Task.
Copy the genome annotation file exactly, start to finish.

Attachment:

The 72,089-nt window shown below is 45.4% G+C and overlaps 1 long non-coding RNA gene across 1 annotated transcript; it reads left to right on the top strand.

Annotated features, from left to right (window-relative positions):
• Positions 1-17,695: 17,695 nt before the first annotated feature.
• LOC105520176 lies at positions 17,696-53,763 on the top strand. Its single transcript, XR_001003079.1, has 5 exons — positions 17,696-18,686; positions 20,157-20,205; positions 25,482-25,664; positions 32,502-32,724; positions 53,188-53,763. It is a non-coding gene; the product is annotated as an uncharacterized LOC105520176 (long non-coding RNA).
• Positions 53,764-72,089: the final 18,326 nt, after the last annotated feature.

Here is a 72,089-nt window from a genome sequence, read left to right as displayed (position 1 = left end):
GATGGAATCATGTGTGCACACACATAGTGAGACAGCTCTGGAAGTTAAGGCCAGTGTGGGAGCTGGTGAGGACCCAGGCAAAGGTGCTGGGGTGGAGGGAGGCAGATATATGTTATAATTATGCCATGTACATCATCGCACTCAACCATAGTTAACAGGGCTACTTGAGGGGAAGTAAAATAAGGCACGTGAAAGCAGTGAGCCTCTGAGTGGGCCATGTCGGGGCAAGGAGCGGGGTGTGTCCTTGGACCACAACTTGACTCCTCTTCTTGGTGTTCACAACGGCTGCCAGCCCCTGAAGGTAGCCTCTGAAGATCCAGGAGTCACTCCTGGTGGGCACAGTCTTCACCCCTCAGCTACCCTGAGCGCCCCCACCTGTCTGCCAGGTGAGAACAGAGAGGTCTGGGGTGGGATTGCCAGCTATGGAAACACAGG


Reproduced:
The 72,089-nt window shown below is 45.4% G+C and overlaps 1 long non-coding RNA gene across 1 annotated transcript; it reads left to right on the top strand.

Annotated features, from left to right (window-relative positions):
• Positions 1-17,695: 17,695 nt before the first annotated feature.
• LOC105520176 lies at positions 17,696-53,763 on the top strand. Its single transcript, XR_001003079.1, has 5 exons — positions 17,696-18,686; positions 20,157-20,205; positions 25,482-25,664; positions 32,502-32,724; positions 53,188-53,763. It is a non-coding gene; the product is annotated as an uncharacterized LOC105520176 (long non-coding RNA).
• Positions 53,764-72,089: the final 18,326 nt, after the last annotated feature.

Here is a 72,089-nt window from a genome sequence, read left to right as displayed (position 1 = left end):
GATGGAATCATGTGTGCACACACATAGTGAGACAGCTCTGGAAGTTAAGGCCAGTGTGGGAGCTGGTGAGGACCCAGGCAAAGGTGCTGGGGTGGAGGGAGGCAGATATATGTTATAATTATGCCATGTACATCATCGCACTCAACCATAGTTAACAGGGCTACTTGAGGGGAAGTAAAATAAGGCACGTGAAAGCAGTGAGCCTCTGAGTGGGCCATGTCGGGGCAAGGAGCGGGGTGTGTCCTTGGACCACAACTTGACTCCTCTTCTTGGTGTTCACAACGGCTGCCAGCCCCTGAAGGTAGCCTCTGAAGATCCAGGAGTCACTCCTGGTGGGCACAGTCTTCACCCCTCAGCTACCCTGAGCGCCCCCACCTGTCTGCCAGGTGAGAACAGAGAGGTCTGGGGTGGGATTGCCAGCTATGGAAACACAGG